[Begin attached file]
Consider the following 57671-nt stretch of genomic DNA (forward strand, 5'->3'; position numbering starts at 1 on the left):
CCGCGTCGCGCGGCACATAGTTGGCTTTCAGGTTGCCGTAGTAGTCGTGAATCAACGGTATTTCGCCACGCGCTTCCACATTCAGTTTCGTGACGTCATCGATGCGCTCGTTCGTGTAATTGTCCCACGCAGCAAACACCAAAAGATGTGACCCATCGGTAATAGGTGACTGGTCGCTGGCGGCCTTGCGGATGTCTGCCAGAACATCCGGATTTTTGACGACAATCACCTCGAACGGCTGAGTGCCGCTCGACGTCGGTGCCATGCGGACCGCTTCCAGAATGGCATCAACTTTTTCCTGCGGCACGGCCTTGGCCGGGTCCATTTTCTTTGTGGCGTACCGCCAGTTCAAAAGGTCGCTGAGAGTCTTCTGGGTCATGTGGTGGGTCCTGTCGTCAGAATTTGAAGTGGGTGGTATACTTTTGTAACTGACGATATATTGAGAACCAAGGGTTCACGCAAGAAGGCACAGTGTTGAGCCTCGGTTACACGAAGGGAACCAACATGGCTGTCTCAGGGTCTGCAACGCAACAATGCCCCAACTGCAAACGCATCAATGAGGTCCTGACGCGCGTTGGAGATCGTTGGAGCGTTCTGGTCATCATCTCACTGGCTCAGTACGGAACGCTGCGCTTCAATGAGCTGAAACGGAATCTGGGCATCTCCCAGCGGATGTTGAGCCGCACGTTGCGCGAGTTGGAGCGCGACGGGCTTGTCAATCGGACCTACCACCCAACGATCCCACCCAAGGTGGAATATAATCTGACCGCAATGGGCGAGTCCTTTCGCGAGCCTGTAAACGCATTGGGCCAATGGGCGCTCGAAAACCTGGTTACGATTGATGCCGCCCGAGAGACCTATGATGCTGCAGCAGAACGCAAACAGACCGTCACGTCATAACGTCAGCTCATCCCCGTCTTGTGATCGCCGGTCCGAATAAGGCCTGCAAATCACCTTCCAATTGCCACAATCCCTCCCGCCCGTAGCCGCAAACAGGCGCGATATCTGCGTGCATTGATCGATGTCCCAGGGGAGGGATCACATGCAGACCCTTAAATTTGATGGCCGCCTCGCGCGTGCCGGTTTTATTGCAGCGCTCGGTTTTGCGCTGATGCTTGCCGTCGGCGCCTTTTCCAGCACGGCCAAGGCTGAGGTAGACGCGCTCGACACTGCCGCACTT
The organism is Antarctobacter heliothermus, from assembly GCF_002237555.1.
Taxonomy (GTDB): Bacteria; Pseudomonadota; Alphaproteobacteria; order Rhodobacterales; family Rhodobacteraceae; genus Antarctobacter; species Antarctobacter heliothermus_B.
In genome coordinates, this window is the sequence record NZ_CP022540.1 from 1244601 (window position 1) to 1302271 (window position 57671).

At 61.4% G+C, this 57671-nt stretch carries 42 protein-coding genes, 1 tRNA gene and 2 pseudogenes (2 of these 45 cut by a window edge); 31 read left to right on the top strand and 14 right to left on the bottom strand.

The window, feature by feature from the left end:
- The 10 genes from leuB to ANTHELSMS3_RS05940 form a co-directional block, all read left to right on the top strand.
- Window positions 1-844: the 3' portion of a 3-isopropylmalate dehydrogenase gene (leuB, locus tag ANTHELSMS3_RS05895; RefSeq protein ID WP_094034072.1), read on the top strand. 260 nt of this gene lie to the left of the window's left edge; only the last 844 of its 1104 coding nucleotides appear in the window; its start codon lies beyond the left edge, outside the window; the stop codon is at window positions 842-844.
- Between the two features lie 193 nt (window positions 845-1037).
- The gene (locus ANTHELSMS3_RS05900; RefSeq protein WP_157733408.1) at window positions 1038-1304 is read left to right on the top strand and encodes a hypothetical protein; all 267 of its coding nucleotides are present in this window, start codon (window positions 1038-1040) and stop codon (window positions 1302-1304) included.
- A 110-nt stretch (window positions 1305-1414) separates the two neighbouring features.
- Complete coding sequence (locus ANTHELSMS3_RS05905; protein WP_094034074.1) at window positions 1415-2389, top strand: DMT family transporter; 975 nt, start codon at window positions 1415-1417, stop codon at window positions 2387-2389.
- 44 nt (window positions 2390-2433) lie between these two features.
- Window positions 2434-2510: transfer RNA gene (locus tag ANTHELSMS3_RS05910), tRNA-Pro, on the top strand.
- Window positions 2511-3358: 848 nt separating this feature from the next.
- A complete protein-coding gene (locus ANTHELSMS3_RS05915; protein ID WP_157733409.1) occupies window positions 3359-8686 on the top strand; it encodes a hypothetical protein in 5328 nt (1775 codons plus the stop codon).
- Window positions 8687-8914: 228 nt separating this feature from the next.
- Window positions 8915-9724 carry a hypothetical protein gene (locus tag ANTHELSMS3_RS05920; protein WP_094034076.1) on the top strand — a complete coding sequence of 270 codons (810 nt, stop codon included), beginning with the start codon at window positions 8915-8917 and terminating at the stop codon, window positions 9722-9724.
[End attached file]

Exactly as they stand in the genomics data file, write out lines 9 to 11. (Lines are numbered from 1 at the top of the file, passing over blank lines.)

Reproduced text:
- Window positions 1-844: the 3' portion of a 3-isopropylmalate dehydrogenase gene (leuB, locus tag ANTHELSMS3_RS05895; RefSeq protein ID WP_094034072.1), read on the top strand. 260 nt of this gene lie to the left of the window's left edge; only the last 844 of its 1104 coding nucleotides appear in the window; its start codon lies beyond the left edge, outside the window; the stop codon is at window positions 842-844.
- Between the two features lie 193 nt (window positions 845-1037).
- The gene (locus ANTHELSMS3_RS05900; RefSeq protein WP_157733408.1) at window positions 1038-1304 is read left to right on the top strand and encodes a hypothetical protein; all 267 of its coding nucleotides are present in this window, start codon (window positions 1038-1040) and stop codon (window positions 1302-1304) included.